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Dec 18 - 28, 2000

Jordan to 'pinch' citizens with 2001 budget

Jordan's projected 2001 state expenditure aimed towards narrowing a chronic deficit to help IMF-directed reforms rejuvenate the economy, Finance Minister Michel Marto said Wednesday.

But Marto told parliament the 2.3 billion dinar ($3.24 billion) state expenditure in 2001 entailed a controversial gasoline price increase to offset partially a 180 million dinar shortfall due to higher world oil prices.

"This proves to people, who may have wondered about our ability to not only invest capital, but to make good returns on it, that we can, indeed, do that," he said.

"(Higher oil prices) entail raising petroleum prices, but taking into consideration lessening the impact on low income groups and industries," Marto said.

The new gasoline prices would be decided soon and would come into effect early next year.

Total state spending in 2001 was projected to rise around 14 per cent from an readjusted 2000 budget figure, with most of the expansion in capital investments to spur growth.

The government earmarked 470 million dinars for capital investments, a 50 per cent increase on 2000 to spur growth.

The 2001 budget targets reducing the deficit, excluding foreign aid to 380 million dinars or 6.0 per cent of gross domestic product (GDP) compared with 6.8 per cent this year.

Grants from donor countries, traditionally used to cover some of the budget shortfalls, would reduce the budget deficit target to around 2.2 per cent of GDP.

"Reducing the deficit to six per cent is very important and would vindicate our structural reforms," Marto told Reuters.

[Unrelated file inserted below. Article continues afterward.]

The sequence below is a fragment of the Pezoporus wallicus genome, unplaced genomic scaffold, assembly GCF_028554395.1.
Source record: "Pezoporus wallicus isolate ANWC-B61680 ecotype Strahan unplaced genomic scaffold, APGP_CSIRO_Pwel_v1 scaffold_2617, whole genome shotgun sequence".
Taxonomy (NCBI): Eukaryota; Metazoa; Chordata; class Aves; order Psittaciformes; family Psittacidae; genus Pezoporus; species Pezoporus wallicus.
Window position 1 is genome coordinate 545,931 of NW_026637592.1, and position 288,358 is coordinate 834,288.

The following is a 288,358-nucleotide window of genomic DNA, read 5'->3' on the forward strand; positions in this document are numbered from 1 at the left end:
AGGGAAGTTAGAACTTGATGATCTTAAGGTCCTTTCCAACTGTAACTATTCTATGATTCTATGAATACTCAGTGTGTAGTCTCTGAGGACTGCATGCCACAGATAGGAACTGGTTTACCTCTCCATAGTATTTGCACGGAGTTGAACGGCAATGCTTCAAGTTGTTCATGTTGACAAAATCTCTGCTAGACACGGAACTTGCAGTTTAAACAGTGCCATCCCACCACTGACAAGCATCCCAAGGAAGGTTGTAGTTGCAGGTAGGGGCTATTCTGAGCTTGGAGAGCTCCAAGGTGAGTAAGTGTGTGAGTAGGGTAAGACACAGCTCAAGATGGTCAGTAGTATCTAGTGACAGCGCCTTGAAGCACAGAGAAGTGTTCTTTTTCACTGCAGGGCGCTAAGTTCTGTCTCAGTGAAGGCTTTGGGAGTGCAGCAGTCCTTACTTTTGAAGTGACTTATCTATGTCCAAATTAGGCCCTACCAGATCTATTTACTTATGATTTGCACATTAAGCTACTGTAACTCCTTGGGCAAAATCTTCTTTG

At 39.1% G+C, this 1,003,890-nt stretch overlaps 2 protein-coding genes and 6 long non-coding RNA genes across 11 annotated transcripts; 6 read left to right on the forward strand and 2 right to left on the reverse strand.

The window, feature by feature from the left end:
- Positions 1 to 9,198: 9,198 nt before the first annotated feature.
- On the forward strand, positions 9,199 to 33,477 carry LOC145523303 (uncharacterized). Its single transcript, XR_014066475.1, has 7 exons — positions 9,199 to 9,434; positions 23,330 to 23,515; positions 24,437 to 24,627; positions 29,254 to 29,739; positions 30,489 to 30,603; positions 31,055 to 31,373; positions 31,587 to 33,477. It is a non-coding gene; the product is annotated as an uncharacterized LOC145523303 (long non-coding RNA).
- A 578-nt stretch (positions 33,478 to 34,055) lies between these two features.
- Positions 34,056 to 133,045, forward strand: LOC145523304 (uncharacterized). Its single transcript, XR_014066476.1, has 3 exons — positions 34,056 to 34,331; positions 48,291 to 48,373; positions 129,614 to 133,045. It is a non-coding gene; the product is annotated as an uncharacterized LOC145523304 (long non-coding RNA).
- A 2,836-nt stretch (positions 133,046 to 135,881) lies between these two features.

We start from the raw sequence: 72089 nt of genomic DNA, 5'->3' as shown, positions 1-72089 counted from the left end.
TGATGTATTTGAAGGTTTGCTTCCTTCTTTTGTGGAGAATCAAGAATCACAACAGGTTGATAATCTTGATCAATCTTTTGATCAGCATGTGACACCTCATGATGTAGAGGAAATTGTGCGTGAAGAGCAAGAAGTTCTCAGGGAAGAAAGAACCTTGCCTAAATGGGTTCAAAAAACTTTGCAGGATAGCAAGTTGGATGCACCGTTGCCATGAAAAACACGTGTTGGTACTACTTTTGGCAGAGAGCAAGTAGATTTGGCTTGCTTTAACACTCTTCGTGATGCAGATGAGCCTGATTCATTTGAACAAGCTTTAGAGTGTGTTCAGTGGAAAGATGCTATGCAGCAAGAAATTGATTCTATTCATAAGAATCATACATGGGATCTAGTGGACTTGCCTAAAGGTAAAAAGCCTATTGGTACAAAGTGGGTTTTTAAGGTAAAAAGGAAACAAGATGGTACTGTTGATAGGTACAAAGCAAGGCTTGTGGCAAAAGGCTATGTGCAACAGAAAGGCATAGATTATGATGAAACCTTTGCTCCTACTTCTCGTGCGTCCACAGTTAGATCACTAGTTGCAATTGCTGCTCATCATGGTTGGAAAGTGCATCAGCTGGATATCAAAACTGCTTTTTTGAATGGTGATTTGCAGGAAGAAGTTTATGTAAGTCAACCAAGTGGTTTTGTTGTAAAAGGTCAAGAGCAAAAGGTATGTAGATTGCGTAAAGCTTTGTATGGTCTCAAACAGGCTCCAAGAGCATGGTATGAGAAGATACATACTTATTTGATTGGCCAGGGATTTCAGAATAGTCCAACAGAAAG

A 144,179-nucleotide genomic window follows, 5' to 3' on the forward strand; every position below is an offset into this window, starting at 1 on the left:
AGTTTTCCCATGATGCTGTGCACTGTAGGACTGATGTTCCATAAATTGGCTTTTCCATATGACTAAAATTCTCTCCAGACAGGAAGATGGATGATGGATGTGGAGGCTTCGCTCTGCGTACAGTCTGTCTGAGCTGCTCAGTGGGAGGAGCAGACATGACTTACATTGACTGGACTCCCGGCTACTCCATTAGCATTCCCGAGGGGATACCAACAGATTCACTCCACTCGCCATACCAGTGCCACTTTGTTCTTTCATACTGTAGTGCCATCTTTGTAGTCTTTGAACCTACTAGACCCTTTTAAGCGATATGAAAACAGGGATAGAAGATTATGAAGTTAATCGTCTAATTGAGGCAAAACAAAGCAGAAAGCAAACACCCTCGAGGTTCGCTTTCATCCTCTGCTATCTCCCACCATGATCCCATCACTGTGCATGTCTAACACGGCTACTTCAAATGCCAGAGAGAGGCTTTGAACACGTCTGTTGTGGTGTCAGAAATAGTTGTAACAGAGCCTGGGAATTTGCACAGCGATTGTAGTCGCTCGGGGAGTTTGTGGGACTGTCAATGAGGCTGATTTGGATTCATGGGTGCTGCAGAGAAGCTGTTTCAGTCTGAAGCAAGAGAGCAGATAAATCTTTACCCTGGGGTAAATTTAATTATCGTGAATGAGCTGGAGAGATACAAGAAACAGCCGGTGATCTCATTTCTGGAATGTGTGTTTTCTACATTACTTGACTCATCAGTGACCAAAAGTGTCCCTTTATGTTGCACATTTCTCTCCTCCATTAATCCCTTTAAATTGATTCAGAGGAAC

But a sharp rise in world oil prices has strained the budget finances despite a favourable deal with Iraq that supplies the kingdom with most of its energy needs at concessionary rates, Marto said.

Arafat, Israelis meet as bloodshed continues

Palestinian and Israeli leaders discussed how to rescue Middle East peacemaking and stop the worst Israel-Palestinian violence in years, saying afterwards contacts would go on but giving little sign of a breakthrough.

Neither side ruled out an eventual resumption of full peace negotiations after a meeting between Palestinian President Yasser Arafat and Israeli Foreign Minister Shlomo Ben-Ami that ended early on Friday, but indicated that more work lay ahead before the stalled process could be firmly back on track.

The latest casualty was a Palestinian killed by Israeli soldiers in Gaza on Thursday. Islamic activist said his death was the latest in a series of Israeli assassination of Palestinian activists.

In Jerusalem, Israeli police planned to be out in force near the Al-Aqsa mosque, where Muslims are to pray on the third Friday of the holy month of Ramadan. A Palestinian was killed on the second Friday after prayers at the site.

The site has been a focus of a wave of Israeli attacks against Palestinians in which at least 300 Palestinians have been killed.

Arafat met Ben-Ami and Prime Minister Ehud Barak's senior aide, Gilead Sher, for four hours starting late on Thursday at the Erez Checkpoint on the Israel-Gaza border amid stepped up international pressure to revive peace talks.

Ben-Ami and Sher have helped steer peace negotiations during Barak's 18 months in office.

"You cannot say the talks were good or bad," senior Arafat aide, Nabil Abu Rdainah told Reuters. "The meeting was a part of the contacts to try to establish a ground to rescue the peace process and to talk about the future of that peace process".

Israeli army radio said the sides agreed to renew talks next week and resume security cooperation that had mostly broken off.

Bahrain body proposes two parliament chambers

A newly-appointed Bahraini committee has recommended the setting up of two parliament chambers including an elected one in the Gulf Arab state, newspapers reported on Thursday.

They said the recommendations were made by the 46-member Supreme National Committee appointed by Bahrain's Emir Sheikh Hamad bin Isa Al-Khalifa to draw up a national charter as part of promised political reforms in the conservative state.

The English-language Bahrain Tribune said the committee recommended that the "parliament in Bahrain should be made up of two chambers the Shura (consultative) Council with appointed members and a parliamentary council with elected members".

OPEC cut a real option